Goldman has had a jolly good go at camping up most of Guatemala's recent history with his book.
Take for instance his descriptions of Major Francisco Escobar Blas, a man 'famous' with his troops for walking around with the severed heads of dead guerrillas; one in each hand. A man whose basilisk-like stare was so cold and intense that people imagined her was wearing eyeliner.
He also tries to effectively throw the defence's claim that the death of Bishop Gerardi was a lio de homosexuales back in its face, by late on asserting that two of the EMP officers previously mentioned in the book had been found in bed together and that the Limas and Diego Arzú (the former President's apparently sexually-ambiguous offspring) were somehow connected with an up-market gay casa de citas in Zona 2, run by mysetrious femme fatale Martha Jane Melville Novella (who was also some kind of patron to Father Mario Orantes.)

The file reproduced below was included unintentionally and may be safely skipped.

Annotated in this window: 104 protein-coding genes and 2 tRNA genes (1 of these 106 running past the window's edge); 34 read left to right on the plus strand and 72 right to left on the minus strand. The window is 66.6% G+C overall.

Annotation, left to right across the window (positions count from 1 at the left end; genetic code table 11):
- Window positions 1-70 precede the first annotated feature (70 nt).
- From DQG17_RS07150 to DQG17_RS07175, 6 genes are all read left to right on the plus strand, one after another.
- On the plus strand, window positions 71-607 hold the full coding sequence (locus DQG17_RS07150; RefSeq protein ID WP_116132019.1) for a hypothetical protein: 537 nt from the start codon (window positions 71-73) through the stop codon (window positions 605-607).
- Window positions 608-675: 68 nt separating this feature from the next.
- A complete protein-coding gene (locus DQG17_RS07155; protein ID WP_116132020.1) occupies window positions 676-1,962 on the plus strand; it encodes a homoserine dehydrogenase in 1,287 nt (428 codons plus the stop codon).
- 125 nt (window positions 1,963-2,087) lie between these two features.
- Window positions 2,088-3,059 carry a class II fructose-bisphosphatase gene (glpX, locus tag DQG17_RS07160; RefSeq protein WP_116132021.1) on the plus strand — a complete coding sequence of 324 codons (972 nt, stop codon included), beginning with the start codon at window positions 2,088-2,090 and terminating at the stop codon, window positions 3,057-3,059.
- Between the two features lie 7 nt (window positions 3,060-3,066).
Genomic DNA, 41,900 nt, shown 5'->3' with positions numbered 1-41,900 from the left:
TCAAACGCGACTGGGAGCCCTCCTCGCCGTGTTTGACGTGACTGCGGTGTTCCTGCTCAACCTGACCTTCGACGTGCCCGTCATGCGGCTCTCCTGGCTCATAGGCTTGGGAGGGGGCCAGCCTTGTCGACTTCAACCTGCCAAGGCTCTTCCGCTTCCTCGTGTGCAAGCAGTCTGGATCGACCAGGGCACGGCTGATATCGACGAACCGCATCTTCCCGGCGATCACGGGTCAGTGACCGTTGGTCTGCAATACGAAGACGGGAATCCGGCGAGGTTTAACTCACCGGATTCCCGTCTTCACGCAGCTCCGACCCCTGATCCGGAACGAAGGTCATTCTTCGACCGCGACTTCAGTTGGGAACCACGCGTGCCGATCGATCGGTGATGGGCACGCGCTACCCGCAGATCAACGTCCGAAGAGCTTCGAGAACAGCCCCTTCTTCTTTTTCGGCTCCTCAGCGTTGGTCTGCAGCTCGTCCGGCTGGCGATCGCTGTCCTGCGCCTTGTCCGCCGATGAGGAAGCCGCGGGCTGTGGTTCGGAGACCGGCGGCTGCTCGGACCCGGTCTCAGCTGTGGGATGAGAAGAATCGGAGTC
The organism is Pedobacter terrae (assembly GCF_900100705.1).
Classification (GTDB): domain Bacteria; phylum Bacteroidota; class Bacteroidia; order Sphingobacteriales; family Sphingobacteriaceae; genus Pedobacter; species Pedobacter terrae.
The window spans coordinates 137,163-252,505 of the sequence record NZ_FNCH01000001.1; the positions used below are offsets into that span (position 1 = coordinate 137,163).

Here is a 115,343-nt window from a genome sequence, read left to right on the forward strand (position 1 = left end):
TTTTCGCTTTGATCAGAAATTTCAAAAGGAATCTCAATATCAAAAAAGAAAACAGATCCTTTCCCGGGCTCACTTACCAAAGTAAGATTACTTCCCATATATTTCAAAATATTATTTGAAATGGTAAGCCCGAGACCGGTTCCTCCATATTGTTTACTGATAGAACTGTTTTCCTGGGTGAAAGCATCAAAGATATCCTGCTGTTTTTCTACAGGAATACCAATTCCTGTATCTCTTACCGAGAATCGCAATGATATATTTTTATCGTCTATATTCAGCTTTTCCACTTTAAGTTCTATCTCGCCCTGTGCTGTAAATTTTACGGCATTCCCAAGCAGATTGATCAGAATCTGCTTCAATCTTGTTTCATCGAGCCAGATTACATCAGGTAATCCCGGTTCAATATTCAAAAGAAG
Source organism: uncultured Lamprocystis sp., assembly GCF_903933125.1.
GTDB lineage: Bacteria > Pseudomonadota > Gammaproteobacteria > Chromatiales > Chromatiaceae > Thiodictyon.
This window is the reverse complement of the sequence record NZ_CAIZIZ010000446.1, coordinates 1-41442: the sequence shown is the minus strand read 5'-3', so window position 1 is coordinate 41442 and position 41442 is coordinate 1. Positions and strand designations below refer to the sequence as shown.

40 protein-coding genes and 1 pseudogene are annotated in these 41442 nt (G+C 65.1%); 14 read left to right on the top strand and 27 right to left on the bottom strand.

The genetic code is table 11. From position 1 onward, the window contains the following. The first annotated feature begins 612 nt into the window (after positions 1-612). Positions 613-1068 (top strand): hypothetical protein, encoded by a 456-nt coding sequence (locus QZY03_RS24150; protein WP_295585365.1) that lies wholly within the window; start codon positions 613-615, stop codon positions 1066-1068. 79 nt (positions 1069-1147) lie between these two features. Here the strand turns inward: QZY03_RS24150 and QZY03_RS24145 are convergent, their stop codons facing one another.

Goldman also makes passing mention of the 1991 murder in Guatemala of Financial Times journalist Anson Ng, who had been investigating BCCI and its security agents, reportedly involved in a string of violent crimes and cover-ups in the US and elsewhere. Goldman doesn't go there, but Ng's demise has in the past been tied into the mother of all countercultural conspiracy theories known as The Octopus.